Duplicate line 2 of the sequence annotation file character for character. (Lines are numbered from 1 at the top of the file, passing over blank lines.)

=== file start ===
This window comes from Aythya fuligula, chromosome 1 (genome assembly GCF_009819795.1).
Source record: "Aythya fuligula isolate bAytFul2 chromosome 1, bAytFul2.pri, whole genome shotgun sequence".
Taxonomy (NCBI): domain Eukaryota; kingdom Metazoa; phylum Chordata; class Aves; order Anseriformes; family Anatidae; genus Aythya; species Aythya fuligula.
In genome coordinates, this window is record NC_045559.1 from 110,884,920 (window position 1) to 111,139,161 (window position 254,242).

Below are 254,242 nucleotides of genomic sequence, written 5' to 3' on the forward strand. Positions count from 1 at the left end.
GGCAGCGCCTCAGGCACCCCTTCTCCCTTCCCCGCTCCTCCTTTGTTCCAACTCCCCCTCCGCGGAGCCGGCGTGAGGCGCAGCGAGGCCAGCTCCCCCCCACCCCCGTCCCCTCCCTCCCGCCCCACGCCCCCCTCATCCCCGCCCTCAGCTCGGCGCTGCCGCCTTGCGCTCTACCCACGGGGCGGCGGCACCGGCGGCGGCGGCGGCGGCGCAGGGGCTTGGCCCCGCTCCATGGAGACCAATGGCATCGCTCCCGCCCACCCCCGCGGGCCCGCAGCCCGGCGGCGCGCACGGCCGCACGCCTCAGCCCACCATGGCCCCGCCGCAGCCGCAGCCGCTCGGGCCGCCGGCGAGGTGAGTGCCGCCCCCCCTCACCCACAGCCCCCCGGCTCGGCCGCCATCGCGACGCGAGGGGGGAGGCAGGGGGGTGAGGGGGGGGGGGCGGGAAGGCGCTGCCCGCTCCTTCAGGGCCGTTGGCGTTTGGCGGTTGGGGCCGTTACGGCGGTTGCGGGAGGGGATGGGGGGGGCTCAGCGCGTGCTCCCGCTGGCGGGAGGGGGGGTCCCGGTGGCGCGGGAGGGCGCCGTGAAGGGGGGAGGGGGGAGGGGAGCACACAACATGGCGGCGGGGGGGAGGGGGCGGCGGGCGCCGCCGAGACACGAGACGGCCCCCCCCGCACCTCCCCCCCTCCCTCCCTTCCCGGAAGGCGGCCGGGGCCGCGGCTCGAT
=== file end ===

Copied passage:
Source record: "Aythya fuligula isolate bAytFul2 chromosome 1, bAytFul2.pri, whole genome shotgun sequence".